Two hopelessly-out-of-their-class conmen attempt to pull off the largest bank heist of the nineteenth century. They gain the enmity of the most famous bank robber in the world, and the ...
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Two hopelessly-out-of-their-class conmen attempt to pull off the largest bank heist of the nineteenth century. They gain the enmity of the most famous bank robber in the world, and the affection of a crusading newspaperwoman.Written by
Don Devlin <email@example.com>
This movie went massively overbudget and caused such a major cash crisis that Columbia Pictures nearly went out of business, until a fund of German dentists, Cinerenta, agreed to help co-finance the studio's other movies. See more »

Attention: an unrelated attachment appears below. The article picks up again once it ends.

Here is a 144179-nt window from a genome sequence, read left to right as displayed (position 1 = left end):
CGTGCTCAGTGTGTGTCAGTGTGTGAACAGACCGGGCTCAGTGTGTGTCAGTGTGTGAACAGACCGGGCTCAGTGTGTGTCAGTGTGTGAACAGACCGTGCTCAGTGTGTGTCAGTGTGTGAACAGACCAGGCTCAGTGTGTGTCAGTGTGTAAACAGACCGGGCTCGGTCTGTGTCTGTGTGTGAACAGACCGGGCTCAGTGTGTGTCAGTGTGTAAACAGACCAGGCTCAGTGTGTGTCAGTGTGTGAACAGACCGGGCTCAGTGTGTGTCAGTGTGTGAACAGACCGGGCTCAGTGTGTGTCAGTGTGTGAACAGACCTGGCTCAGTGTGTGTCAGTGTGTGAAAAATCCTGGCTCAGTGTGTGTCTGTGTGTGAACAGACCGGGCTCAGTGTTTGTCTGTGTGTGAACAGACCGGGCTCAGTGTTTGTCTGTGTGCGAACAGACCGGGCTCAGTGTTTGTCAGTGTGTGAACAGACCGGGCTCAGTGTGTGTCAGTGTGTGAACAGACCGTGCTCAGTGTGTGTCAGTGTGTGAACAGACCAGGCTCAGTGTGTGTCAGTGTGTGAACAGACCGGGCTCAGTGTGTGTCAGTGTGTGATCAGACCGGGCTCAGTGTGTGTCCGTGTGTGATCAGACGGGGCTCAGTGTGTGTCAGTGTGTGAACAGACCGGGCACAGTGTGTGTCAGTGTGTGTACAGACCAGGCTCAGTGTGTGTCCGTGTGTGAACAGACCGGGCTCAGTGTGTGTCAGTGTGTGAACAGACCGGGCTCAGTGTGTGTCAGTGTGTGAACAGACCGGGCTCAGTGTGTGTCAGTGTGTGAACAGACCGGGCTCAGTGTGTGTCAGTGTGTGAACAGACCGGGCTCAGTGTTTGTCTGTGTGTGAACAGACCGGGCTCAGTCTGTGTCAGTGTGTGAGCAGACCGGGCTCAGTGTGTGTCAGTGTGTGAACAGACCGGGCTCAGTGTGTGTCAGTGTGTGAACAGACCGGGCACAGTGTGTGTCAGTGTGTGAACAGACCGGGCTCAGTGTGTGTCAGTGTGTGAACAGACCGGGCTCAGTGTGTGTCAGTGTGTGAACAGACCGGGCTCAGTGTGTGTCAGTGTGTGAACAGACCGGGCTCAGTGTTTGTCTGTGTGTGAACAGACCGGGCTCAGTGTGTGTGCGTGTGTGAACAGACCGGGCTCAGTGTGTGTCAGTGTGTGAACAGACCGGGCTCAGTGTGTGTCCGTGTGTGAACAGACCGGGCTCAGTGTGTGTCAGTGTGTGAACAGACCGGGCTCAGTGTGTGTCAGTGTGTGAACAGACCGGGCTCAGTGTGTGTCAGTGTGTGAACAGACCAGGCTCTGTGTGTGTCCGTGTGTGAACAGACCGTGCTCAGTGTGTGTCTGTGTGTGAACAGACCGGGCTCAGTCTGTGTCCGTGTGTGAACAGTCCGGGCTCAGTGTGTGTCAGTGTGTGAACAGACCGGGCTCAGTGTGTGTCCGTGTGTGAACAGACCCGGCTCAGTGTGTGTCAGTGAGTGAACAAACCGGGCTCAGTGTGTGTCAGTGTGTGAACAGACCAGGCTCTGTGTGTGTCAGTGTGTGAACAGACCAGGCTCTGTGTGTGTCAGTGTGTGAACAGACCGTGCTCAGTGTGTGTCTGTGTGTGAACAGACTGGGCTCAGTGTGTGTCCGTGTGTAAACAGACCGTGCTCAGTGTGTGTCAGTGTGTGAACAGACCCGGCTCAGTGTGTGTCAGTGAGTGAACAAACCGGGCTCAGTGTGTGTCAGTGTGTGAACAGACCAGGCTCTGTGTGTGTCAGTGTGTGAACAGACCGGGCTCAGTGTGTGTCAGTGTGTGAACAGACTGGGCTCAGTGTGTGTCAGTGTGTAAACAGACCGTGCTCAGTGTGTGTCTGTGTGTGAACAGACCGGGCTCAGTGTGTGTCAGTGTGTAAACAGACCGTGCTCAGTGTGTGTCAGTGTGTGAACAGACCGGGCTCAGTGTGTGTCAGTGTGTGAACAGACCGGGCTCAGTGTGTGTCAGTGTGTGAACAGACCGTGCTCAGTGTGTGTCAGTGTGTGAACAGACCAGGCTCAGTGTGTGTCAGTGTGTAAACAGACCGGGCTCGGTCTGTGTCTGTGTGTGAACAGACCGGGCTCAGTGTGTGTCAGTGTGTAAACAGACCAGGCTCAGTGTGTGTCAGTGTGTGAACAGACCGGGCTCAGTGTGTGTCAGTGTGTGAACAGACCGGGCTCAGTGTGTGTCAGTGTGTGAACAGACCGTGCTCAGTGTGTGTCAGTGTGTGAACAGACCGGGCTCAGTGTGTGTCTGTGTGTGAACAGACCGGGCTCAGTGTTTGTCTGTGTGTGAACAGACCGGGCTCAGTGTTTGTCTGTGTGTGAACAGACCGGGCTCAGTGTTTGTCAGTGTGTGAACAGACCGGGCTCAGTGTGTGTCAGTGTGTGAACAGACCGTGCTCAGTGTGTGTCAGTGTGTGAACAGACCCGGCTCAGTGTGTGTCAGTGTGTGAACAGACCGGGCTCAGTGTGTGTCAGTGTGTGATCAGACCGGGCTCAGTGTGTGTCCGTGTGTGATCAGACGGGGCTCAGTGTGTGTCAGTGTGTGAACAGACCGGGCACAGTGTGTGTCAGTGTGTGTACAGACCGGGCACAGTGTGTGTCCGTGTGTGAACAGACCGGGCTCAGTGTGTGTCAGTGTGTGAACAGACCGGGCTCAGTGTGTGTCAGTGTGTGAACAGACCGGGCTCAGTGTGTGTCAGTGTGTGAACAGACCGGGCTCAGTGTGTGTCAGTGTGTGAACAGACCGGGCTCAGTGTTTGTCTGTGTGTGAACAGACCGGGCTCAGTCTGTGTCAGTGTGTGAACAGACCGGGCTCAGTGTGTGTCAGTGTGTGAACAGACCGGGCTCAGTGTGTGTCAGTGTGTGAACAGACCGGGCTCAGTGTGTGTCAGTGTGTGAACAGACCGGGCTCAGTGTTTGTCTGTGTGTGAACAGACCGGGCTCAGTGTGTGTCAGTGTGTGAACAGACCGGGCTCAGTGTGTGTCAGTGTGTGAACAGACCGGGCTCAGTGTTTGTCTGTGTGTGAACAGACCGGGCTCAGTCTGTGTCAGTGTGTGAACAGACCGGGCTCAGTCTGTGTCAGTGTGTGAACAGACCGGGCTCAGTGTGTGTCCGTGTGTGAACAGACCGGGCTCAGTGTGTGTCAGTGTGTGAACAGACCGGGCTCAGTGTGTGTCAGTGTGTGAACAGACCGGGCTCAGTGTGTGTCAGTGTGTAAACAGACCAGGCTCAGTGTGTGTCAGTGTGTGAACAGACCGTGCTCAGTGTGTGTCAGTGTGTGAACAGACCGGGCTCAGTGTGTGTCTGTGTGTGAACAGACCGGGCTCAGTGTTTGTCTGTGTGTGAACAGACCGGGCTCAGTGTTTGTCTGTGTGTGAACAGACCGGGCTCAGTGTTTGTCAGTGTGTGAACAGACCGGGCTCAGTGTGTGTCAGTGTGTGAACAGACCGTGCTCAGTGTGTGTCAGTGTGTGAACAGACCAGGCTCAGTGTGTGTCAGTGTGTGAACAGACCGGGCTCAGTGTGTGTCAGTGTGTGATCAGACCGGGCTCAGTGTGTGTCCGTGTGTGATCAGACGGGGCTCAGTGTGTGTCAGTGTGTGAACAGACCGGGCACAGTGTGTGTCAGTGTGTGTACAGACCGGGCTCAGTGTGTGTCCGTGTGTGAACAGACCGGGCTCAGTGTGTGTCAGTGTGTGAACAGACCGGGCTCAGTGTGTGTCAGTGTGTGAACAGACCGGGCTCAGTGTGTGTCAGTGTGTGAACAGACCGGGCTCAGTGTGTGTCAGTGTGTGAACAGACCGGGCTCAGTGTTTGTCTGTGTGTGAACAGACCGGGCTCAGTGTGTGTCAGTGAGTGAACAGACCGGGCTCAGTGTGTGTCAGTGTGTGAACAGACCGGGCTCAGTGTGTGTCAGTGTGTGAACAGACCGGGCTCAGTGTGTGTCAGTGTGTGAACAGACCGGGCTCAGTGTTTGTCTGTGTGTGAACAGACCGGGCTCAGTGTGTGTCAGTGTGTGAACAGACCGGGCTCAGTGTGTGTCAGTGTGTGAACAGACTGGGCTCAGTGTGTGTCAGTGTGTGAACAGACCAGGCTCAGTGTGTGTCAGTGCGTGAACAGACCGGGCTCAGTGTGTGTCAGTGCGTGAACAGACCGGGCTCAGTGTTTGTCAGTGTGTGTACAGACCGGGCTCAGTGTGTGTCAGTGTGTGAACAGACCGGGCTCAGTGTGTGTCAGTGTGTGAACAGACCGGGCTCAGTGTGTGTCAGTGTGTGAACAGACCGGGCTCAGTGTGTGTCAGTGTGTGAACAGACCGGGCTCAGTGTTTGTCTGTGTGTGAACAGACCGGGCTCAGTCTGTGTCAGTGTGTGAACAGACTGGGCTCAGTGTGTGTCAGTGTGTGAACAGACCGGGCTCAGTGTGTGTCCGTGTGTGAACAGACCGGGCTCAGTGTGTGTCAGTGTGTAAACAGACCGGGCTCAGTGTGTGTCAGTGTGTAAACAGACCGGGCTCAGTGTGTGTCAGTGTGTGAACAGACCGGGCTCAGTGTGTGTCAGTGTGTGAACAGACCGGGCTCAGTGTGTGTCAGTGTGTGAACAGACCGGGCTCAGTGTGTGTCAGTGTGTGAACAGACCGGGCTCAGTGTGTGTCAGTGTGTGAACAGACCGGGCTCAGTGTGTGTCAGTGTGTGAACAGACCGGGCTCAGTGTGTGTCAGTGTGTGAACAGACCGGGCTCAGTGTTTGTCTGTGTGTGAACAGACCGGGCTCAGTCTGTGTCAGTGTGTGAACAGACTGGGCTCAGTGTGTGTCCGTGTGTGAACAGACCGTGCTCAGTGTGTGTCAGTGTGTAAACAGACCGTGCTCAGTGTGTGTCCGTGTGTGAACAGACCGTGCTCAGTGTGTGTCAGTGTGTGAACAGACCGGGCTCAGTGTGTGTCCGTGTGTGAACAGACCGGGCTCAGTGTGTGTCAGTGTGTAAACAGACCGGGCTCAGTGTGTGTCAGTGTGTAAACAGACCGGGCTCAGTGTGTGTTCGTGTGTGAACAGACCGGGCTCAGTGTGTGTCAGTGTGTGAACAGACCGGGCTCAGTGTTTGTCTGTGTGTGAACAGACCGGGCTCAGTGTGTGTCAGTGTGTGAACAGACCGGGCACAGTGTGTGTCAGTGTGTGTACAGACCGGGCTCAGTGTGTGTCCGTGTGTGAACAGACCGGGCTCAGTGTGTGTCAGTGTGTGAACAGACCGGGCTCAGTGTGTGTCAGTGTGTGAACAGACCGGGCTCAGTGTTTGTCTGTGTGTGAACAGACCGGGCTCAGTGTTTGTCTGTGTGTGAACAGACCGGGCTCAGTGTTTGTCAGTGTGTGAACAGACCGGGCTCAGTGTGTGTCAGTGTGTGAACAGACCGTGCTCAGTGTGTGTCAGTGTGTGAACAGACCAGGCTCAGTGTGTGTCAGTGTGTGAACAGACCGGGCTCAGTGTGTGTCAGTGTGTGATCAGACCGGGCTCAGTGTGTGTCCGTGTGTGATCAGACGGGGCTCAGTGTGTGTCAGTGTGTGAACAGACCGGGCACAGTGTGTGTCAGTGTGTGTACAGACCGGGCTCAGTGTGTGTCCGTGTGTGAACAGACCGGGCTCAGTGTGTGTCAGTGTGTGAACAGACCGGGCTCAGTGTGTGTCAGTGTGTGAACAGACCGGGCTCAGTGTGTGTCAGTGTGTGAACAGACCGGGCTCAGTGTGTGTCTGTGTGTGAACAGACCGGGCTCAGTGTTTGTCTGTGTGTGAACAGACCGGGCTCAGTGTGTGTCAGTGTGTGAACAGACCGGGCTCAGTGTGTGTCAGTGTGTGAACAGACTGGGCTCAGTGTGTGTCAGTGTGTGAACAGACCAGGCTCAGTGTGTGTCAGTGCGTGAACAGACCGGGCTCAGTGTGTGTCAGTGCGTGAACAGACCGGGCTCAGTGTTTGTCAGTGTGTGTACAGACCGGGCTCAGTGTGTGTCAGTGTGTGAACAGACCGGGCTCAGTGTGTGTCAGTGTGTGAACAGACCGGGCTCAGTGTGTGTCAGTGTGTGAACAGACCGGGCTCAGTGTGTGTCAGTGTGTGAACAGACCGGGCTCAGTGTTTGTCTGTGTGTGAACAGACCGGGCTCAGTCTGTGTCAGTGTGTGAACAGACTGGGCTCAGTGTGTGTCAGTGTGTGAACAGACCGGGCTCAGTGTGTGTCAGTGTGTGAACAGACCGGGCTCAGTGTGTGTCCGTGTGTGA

I need a favor, Mr. Durgom. I want these two clods assigned to the nitro detail, as soon as possible.
You mean permanently, sir?
No, Mr. Durgom. Not permanently. Just until they die!
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When I saw Harry and Walter Go to New York in 1976, I liked it because it was fun seeing serious actors playing comedy. It had Diane Keaton, who, back in the day, made my gums sweat. I had no idea what was in store for me when I saw it again as a middle-aged adult.
It was so very awful. Same fine cast to appreciate, but the movie just sat there like a blob of cat puke on the rug that not even the chihuahua will scarf up.
Yup, that bad.
And, considering how it went so over-budget it almost sank Columbia Pictures, you would think, you would hope that there would be some evidence the money had been used effectively. You would want your entertainment dollars (three and a half of them, back then) to be for something.
You would be wrong.
Aren't we lucky that, for some reason or another, you never see Harry and Walter Go to New York offered on even the Later than Late Show?
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